Recently I stumbled upon a presentation by the organizational leadership training office of a major entertainment corporation. The point of the presentation was essentially how to get all your employees on board with operational priorities and standards. The priorities of the corporation were presented as:
The presenters went to great lengths to make it clear that these were not a list of values (there’s nothing here about human life, or integrity, or anything similar), but were a decision making tool.
These are not just a list of random items, but are given in order so that the higher something is on the list, the more inviolable it is. For instance, courtesy is the second on the list and the corporation always wants to be courteous to its customers – unless safety is involved. If someone is in danger of being hurt, it is acceptable to be reasonably discourteous to a customer. Otherwise, courtesy is more important than efficiency in doing one’s job. It is OK, and expected, to take a bit more time with a customer than is otherwise required because that’s the courteous thing to do – even if efficiency suffers a bit in the process.
It isn’t that efficiency isn’t important – it is. But when employees have to make decisions about what to do during a workday, this relative ordering of priorities helps them decide what to do in any given situation.
This made a lot of sense to me and could explain a lot of problems within religious circles and even in Christian living. If we had and if we could pass on a relative ordering of priorities, our people could easily make decisions – and come to simply live – in accordance with Christian relative priorities.
Here are two lists that illustrate the difficulty and confusion that might arise in a body of believers – and in individual lives if they co-existed. List one:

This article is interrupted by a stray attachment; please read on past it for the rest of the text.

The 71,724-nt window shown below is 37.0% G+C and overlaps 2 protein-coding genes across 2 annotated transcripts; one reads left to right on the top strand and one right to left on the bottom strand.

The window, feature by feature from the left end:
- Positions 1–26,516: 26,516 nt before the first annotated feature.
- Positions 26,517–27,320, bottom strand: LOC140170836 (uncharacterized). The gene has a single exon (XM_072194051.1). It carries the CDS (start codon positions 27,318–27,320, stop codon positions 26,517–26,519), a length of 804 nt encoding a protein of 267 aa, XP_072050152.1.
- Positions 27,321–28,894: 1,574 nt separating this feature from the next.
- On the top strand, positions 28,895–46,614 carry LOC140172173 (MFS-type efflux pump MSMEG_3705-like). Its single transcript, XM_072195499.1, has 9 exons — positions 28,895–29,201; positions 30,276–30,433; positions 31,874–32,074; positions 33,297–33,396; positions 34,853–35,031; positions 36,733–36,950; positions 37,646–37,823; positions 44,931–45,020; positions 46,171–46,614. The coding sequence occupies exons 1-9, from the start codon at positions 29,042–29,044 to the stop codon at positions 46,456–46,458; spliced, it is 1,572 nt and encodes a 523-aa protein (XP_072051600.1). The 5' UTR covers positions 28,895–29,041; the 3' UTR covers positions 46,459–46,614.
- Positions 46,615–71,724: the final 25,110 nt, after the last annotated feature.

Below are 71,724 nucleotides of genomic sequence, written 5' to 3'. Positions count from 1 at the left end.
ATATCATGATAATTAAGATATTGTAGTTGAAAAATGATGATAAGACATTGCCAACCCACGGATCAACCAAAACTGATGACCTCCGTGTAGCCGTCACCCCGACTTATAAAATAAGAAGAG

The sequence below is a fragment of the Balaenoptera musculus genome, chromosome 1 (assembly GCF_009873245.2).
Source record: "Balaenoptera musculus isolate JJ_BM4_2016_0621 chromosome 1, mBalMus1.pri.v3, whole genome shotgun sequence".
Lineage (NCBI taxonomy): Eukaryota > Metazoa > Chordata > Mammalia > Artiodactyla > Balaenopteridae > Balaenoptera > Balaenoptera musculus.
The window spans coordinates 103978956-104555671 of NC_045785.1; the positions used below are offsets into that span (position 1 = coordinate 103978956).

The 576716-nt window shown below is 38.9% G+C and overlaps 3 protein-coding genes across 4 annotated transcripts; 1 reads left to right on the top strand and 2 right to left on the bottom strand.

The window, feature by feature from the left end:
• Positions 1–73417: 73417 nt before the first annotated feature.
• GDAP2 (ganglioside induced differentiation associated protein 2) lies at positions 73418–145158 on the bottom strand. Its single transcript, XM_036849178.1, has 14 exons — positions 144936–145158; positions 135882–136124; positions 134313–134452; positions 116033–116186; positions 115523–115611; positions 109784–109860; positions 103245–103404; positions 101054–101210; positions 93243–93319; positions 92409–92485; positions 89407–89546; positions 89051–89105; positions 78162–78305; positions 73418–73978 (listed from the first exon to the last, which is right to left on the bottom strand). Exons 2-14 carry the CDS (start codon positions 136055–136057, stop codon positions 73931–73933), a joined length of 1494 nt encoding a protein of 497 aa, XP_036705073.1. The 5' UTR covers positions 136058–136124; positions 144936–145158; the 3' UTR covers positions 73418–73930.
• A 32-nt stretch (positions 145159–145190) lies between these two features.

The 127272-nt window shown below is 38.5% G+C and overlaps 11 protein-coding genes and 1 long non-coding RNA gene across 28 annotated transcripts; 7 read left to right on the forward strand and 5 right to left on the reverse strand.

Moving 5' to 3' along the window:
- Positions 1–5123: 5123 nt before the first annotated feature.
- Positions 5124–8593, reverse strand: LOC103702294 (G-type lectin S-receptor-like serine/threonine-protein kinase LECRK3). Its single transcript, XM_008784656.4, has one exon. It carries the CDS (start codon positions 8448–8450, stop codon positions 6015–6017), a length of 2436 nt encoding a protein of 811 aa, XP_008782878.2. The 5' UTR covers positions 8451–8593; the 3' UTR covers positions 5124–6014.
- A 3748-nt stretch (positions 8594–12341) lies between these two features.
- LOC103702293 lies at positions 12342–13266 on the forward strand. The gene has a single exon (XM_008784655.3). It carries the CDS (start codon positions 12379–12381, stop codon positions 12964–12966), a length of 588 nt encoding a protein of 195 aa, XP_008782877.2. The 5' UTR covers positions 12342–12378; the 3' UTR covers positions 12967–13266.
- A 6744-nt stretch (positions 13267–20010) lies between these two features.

In many of our congregations we seem to have a mix of priorities and standards and is it any wonder that we have congregational tension and strife? Some number of people are trying to live by one of these lists and cannot fathom what the other group is trying to do. As a result, we experience congregational turmoil and confusion in our own lives as we listen to the messages from both groups.
This tool of relative priorities could be a great tool for congregational leaders, teachers, and mentors as we seek to shape the lives of those in our congregations. What would your three to five priorities be for your life and your congregation? Remember, the specific items are all important but are in priority order. Those lower on the list can be violated for a short time in order to meet the demands of an item higher on the list. Those higher on the list cannot be violated to accommodate an item lower on the list.
Remember these are not values per se, but form a decision making tool that is useable by individuals and congregations as we together try to live the life we are made to live. Have fun.